Adenotonsillectomy Improves Sleep, Breathing, and Quality of Life But Not Behavior

Evelyn Constantin, Andrea Kermack, Gillian M. Nixon, Lee Tidmarsh, Francine M. Ducharme, Robert T. Brouillette

Research output: Contribution to journalArticlepeer-review

42 Scopus citations


Objective: To obtain parental perspectives on changes in sleep, breathing, quality of life (QOL), and neurobehavioral measures after adenotonsillectomy. Study design: This retrospective cohort study comprised otherwise healthy children evaluated for obstructive sleep apnea syndrome (OSAS) from 1993 to 2001. We compared those children who underwent adenotonsillectomy with those children who did not. The parents of 473 children (292 boys) 2 years of age and older were sent questionnaires to evaluate QOL and clinical and behavioral changes. For 94 children 3 years of age and older, behavioral changes were evaluated using the Conners' Parent Rating Scale-Revised (CPRS-R) for three different periods: pre-operatively/pre-polysomnography, postoperatively/postpolysomnography, and recently. Results: One hundred and sixty-six questionnaires were returned (35%), 138 of which were complete with written consent provided. Compared with parents of unoperated children, parents of children who had adenotonsillectomy were more likely to report improvements in sleep, breathing, and QOL but not improvements in concentration, school performance, and intellectual or developmental progress. Both short and long term, there were no significant effects of adenotonsillectomy on any of the CPRS-R behavior subscales. Conclusion: From a parental perspective, adenotonsillectomy frequently improves sleep, breathing, and QOL but does not often improve neurobehavioral outcomes.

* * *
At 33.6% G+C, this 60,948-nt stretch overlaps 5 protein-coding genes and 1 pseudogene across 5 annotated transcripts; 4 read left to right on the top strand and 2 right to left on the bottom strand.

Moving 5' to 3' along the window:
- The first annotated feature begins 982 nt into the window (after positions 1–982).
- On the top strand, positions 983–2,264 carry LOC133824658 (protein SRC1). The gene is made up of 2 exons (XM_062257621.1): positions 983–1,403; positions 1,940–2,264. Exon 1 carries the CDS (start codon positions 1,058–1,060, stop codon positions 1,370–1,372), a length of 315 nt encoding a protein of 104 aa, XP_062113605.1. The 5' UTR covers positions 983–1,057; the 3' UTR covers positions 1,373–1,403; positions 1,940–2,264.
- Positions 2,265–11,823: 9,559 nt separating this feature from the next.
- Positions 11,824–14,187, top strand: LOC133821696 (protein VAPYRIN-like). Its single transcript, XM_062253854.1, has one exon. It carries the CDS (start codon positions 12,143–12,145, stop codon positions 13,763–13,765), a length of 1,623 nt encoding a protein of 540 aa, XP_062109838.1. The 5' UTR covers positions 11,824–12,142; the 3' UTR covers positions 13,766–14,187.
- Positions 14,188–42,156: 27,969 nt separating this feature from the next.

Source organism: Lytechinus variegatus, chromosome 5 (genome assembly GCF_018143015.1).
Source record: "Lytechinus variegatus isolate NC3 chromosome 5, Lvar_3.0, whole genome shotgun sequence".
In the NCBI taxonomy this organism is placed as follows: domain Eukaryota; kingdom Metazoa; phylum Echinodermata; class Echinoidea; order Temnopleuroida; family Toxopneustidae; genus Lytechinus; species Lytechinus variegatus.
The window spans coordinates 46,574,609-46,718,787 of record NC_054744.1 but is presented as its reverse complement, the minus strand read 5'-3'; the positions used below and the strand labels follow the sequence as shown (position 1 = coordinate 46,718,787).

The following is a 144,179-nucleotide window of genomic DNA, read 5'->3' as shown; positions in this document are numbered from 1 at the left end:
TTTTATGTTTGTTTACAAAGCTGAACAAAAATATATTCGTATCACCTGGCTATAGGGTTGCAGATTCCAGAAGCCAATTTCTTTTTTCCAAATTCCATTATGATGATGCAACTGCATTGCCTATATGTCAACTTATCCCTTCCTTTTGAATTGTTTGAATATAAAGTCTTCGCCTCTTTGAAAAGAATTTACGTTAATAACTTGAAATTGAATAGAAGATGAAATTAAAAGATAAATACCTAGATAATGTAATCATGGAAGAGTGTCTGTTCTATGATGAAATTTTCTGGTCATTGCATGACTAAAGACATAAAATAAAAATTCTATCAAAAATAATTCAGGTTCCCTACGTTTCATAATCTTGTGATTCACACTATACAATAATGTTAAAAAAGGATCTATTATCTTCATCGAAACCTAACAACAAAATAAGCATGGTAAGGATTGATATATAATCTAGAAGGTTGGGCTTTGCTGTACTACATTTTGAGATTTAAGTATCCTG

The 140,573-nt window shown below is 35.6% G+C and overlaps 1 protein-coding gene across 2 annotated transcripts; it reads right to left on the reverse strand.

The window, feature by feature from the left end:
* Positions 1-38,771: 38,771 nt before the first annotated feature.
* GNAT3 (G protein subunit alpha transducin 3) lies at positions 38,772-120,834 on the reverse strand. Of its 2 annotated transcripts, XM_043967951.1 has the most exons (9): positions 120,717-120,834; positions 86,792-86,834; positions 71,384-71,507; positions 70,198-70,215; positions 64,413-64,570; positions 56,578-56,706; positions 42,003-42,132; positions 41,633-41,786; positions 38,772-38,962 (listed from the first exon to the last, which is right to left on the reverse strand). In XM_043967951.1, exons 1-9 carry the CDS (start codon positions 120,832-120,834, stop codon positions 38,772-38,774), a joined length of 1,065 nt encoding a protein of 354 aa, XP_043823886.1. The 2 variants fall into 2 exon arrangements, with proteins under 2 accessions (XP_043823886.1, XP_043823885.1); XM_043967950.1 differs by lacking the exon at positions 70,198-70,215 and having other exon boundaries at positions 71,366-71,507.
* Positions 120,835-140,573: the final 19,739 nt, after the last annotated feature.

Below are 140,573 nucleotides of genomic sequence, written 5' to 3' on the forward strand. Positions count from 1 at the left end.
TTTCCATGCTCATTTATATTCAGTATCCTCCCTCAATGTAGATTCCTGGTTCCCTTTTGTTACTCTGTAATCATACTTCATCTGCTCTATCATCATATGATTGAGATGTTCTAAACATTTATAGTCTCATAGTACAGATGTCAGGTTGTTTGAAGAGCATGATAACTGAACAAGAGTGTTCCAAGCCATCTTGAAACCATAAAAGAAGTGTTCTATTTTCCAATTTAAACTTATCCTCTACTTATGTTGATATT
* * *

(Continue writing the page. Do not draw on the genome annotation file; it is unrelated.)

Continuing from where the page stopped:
Original languageEnglish (US)
Pages (from-to)540-546.e1
JournalJournal of Pediatrics
Issue number5
StatePublished - May 2007
Externally publishedYes

ASJC Scopus subject areas

  • Pediatrics, Perinatology, and Child Health


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